Ezra Klein, on the heels of yesterday’s court decision striking down health care reform, argues that “the fight over the individual mandate is not about liberty.” In Klein’s view, opposition to Obamacare is based on cynical political opportunism, since (1) some Republicans have previously supported individual mandates and (2) they would not oppose the constitutionality of the penalty for those who refuse to buy health insurance if it were called a “tax”, since Congress’s taxation powers are extensive.
The Congressional Research Service already commented on the tax vs. penalty issue in detail last October, finding that though “the power to tax and spend for the general welfare is one of the broadest powers in the Constitution,” it doesn’t authorize the government to institute any regulation it wants under the guise of taxation. The CRS report added:
As the tax is imposed conditionally and may be avoided by compliance with regulations set out in the statute, some might argue that it may also be accurately described as a penalty and, therefore, the taxing power alone might not provide Congress the constitutional authority to impose the requirement.
So if the “tax” (which, unlike any other tax levy in U.S. history, would be levied on inactivity) is actually a penalty, it requires additional statutory support (say, oh, the Commerce Clause) to be legal. Klein’s suggestion that there’s no real distinction between a tax and a penalty in this context, that it’s a matter of semantics, ignores the serious issues about what limits the government’s powers of taxation.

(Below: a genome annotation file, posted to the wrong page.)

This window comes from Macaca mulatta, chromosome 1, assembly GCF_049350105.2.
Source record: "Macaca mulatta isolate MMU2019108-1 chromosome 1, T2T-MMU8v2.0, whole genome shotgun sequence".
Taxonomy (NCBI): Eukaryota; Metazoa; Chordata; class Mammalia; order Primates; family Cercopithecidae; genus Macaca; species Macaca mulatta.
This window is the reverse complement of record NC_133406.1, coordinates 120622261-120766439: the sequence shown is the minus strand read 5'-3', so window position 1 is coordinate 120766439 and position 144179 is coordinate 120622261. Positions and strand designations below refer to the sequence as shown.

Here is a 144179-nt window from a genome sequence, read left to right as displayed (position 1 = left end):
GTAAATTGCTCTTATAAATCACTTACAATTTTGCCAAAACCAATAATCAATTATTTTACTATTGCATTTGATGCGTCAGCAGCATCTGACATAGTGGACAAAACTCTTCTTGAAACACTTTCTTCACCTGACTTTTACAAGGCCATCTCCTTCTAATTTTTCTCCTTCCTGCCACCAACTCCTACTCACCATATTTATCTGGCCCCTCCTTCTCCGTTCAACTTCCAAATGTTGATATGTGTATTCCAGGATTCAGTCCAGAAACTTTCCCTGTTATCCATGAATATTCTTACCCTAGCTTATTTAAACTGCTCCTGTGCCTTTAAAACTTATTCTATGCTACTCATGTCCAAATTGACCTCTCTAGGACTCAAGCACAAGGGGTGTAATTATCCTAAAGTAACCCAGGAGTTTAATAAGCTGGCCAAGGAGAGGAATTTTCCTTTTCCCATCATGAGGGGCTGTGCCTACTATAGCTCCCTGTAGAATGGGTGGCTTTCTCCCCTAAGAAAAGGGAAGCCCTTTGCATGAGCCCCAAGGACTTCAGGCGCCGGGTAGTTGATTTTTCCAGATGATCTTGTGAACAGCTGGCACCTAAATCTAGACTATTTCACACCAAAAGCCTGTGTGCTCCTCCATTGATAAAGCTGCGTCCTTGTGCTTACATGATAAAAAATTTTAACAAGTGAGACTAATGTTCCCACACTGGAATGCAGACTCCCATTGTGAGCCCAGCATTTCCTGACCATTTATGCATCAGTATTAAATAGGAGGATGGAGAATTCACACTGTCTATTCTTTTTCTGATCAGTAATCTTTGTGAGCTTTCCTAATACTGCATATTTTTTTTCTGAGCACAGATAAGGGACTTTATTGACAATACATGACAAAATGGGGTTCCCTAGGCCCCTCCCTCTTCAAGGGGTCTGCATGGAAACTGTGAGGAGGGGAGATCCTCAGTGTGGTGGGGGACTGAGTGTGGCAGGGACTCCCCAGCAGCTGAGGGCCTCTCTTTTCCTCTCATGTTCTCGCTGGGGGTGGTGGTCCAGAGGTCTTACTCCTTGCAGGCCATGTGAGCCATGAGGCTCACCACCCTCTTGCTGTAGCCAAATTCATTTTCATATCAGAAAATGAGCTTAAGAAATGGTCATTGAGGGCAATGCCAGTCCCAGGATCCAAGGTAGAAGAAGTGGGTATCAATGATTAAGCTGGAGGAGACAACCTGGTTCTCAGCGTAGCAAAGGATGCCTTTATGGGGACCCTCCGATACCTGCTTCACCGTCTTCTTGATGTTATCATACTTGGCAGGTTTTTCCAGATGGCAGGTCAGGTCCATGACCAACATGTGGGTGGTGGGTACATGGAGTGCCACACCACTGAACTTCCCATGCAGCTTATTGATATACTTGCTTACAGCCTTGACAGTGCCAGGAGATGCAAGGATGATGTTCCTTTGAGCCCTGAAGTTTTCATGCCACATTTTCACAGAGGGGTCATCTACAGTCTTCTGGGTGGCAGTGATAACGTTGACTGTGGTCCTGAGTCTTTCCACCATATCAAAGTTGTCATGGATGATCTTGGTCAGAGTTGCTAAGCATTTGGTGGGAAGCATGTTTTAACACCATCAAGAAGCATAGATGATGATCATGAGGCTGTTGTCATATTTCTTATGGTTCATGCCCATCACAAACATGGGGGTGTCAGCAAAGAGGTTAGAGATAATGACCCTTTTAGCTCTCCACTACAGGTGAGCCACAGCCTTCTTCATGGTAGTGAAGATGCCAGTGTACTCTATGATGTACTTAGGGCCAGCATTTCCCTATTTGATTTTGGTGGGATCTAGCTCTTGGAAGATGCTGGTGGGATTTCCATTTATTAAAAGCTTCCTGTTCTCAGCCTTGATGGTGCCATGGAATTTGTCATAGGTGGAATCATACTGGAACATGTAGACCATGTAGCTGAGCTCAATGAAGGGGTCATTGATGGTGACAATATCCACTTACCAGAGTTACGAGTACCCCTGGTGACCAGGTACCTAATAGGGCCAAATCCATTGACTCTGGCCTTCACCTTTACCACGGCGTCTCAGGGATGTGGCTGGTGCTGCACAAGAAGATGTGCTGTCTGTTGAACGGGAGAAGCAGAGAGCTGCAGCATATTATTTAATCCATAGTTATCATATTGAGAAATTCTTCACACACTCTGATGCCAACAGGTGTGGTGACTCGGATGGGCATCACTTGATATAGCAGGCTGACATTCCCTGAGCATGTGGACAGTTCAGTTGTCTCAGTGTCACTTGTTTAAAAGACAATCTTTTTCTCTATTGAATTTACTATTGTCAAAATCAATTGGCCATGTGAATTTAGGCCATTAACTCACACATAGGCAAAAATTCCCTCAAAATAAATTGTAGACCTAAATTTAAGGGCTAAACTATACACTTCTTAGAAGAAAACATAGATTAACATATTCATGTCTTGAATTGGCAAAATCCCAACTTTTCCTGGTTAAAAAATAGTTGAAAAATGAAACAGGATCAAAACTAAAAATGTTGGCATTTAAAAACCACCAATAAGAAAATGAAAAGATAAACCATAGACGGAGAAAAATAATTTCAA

Of course, he’s not totally coming out of left field here. U.S. law has robust provisions for cracking down on supposedly undesirable behavior: sin taxes on alcohol, cigarettes, snack foods and soda are all designed to keep you and me safe from the consequences of our actions. There’s an obvious philosophical (if not legal) similarity between the Obamacare penalty and sin taxes on that count. Noting this similarity shouldn’t increase our acceptance of the penalty – it should make us question the ways our government uses actual taxes to manage behavior that should be left up to individuals.
Indeed, it would be disappointing to see politicians that opposed the individual mandate as violation of liberty unquestioningly accept increased sin taxes in their own states. We can argue about whether both sin taxes and the mandate are a question of avoiding external costs to society at large, but in the main they’re an effort to improve individual, personal decisionmaking. That shouldn’t sit easily regardless if one is a legally authorized tax.